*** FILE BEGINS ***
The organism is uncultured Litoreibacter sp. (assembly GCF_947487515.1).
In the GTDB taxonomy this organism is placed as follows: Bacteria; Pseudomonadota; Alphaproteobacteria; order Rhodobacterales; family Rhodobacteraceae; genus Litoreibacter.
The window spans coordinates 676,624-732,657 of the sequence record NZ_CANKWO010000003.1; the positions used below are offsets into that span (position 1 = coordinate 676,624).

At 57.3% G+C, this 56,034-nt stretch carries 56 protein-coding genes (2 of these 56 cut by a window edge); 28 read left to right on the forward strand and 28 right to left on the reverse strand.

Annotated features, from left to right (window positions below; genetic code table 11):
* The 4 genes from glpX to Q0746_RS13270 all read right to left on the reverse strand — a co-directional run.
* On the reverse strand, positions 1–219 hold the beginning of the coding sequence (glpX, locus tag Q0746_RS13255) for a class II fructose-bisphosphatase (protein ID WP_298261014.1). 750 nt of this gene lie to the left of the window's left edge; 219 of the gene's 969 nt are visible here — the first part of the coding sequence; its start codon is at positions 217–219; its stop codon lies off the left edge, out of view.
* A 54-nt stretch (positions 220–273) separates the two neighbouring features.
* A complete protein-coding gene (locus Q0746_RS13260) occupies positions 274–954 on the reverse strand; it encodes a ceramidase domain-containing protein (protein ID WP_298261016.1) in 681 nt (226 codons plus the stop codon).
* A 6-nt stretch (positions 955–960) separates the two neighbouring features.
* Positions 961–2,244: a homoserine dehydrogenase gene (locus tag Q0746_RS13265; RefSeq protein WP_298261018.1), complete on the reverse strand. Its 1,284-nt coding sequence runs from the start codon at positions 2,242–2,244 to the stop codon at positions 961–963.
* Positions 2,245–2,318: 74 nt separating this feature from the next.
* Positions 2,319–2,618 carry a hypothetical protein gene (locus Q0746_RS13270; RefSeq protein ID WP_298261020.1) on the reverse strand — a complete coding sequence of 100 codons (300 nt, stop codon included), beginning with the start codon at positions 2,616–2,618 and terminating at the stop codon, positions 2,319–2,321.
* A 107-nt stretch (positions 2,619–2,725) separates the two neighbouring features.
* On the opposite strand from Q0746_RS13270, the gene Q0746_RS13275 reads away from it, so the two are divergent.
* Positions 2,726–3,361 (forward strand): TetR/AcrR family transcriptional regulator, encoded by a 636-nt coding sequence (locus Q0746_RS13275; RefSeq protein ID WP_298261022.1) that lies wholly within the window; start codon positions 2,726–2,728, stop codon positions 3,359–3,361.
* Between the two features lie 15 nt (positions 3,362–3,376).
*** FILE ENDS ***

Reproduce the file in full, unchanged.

The organism is uncultured Litoreibacter sp. (assembly GCF_947487515.1).
In the GTDB taxonomy this organism is placed as follows: Bacteria; Pseudomonadota; Alphaproteobacteria; order Rhodobacterales; family Rhodobacteraceae; genus Litoreibacter.
The window spans coordinates 676,624-732,657 of the sequence record NZ_CANKWO010000003.1; the positions used below are offsets into that span (position 1 = coordinate 676,624).

At 57.3% G+C, this 56,034-nt stretch carries 56 protein-coding genes (2 of these 56 cut by a window edge); 28 read left to right on the forward strand and 28 right to left on the reverse strand.

Annotated features, from left to right (window positions below; genetic code table 11):
* The 4 genes from glpX to Q0746_RS13270 all read right to left on the reverse strand — a co-directional run.
* On the reverse strand, positions 1–219 hold the beginning of the coding sequence (glpX, locus tag Q0746_RS13255) for a class II fructose-bisphosphatase (protein ID WP_298261014.1). 750 nt of this gene lie to the left of the window's left edge; 219 of the gene's 969 nt are visible here — the first part of the coding sequence; its start codon is at positions 217–219; its stop codon lies off the left edge, out of view.
* A 54-nt stretch (positions 220–273) separates the two neighbouring features.
* A complete protein-coding gene (locus Q0746_RS13260) occupies positions 274–954 on the reverse strand; it encodes a ceramidase domain-containing protein (protein ID WP_298261016.1) in 681 nt (226 codons plus the stop codon).
* A 6-nt stretch (positions 955–960) separates the two neighbouring features.
* Positions 961–2,244: a homoserine dehydrogenase gene (locus tag Q0746_RS13265; RefSeq protein WP_298261018.1), complete on the reverse strand. Its 1,284-nt coding sequence runs from the start codon at positions 2,242–2,244 to the stop codon at positions 961–963.
* Positions 2,245–2,318: 74 nt separating this feature from the next.
* Positions 2,319–2,618 carry a hypothetical protein gene (locus Q0746_RS13270; RefSeq protein ID WP_298261020.1) on the reverse strand — a complete coding sequence of 100 codons (300 nt, stop codon included), beginning with the start codon at positions 2,616–2,618 and terminating at the stop codon, positions 2,319–2,321.
* A 107-nt stretch (positions 2,619–2,725) separates the two neighbouring features.
* On the opposite strand from Q0746_RS13270, the gene Q0746_RS13275 reads away from it, so the two are divergent.
* Positions 2,726–3,361 (forward strand): TetR/AcrR family transcriptional regulator, encoded by a 636-nt coding sequence (locus Q0746_RS13275; RefSeq protein ID WP_298261022.1) that lies wholly within the window; start codon positions 2,726–2,728, stop codon positions 3,359–3,361.
* Between the two features lie 15 nt (positions 3,362–3,376).